Most people wanting to make a career out of flying start with the same goal in mind – to be a First Officer for a commercial airline. With a projected shortage of 800,000+ pilots over the next 20 years, it is a great time to pursue that career. But that is not the only path open to you.
There are many other industries where a commercial pilot can put their skills to use. Here are ten pilot career alternatives to airlines.
Want to fly around islands and popular attractions? An air tour pilot, taxis tourists around destinations such as these. While it may not seem as glamorous as other areas of the aviation industry, typically you can enjoy a more relaxed environment and make your own uniform (we recommend cargo shorts and flip-flops).
- Cargo Pilot
UPS doesn’t only drive around the brown box trucks you see on the streets. They, among a variety of other companies, take to the skies when freight needs to be transported quickly or over long distances. Most cargo flying is done in the early mornings and late nights, and pilots can fly large and small aircraft depending on the loads.
- Ferry Flying
In this role a pilot’s purpose is to move aircraft from one location to another, usually over long distances. Typically ferrying is used to deliver new aircraft from a manufacturer to the buyer, transfer bases or airports, or move the aircraft to a repair facility. While this is a difficult segment of the industry to break into due to flight hour requirements and a needed proficiency on various aircraft, it can be an exciting experience that takes you to new places.
- Emergency Services Pilot
Patient transportation, emergency evacuations, organ delivery, firefighting – these are just some of the responsibilities tasked with emergency service pilots. This can be a high-stress area to work in as conditions could be dangerous and time constraints are often in place. Yet, pilots working in this field also find it a very rewarding way to put their skills to use.
- Charter Pilot
A charter pilot is still a passenger pilot, but on-demand. Passengers dictate the destination and timing of the flight, essentially renting a private plane for a length of time. One of the biggest differences between this and an airline pilot, in addition to the types of aircraft flown, is that you are not set to one routine route and could be flying anywhere at any time.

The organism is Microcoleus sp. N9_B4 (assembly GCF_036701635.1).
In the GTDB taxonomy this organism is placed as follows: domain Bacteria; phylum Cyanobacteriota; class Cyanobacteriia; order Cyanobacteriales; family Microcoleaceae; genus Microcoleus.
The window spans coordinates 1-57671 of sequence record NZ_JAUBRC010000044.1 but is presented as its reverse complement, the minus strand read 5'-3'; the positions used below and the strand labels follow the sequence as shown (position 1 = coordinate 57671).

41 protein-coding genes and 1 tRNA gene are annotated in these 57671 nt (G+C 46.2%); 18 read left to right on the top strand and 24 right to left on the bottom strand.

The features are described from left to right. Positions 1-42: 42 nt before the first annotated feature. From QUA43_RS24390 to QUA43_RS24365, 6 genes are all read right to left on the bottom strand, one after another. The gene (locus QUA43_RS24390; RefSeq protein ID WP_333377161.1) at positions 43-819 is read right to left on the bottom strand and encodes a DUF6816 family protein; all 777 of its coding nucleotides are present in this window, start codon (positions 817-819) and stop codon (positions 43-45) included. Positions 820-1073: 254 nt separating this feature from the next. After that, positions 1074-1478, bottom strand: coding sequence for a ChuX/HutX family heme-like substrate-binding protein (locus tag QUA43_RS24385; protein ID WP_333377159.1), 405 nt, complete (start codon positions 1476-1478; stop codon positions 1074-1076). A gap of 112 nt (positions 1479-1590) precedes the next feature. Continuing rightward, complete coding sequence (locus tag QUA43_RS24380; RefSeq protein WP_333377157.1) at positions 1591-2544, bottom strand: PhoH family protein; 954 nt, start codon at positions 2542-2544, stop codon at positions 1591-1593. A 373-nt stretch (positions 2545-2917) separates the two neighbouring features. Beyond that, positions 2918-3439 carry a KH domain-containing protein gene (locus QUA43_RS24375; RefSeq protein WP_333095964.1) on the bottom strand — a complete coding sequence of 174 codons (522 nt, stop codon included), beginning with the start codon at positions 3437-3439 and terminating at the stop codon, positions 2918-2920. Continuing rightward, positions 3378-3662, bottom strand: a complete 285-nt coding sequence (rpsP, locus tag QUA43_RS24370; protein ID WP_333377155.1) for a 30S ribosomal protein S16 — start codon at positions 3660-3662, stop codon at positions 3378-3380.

- Airshow Stunt Pilot
Spend your life rolling and flipping through the air. Also know as aerial acrobatics, this type of pilot performs for events, competitions, aerial races and some even go on to fly for television/movie needs.
- Corporate Pilot
As a corporate pilot your primary job is to transport executives and/or clients to business visits and meetings. Typically, you will fly smaller, high-end, corporate jets and will be heavily involved in the planning of the trips you fly.
- Test Pilot
There are many safety concerns before an aircraft can be put into mass production or go back into service following an overhaul or implementation of new technology. Test pilots are responsible for flying new planes off the assembly line, testing experimental equipment for the FAA and even giving input on new aircraft designs and standards.
- Space Pilot
While this one may seem like something out of a sci-fi novel, recent aviation and aerospace advances predict a growing need for space-trained pilots in the next several years. With SpaceX’s historical manned launch in June 2020, the first by a private company, commercialized commuter flights into outer space may not be fiction much longer.
- Flight Instructor
Flight instructors are responsible for being an expert in flight and being able to take that knowledge and teach students how to fly. As you gain experience teaching others, you can advance in your own credentials and ratings while getting paid. Pilots with instructor experience are sought after candidates in the aviation job market as well. Sterling offers flight instructor courses and many of our students stay on to teach with us as they prepare for their long-term career goals.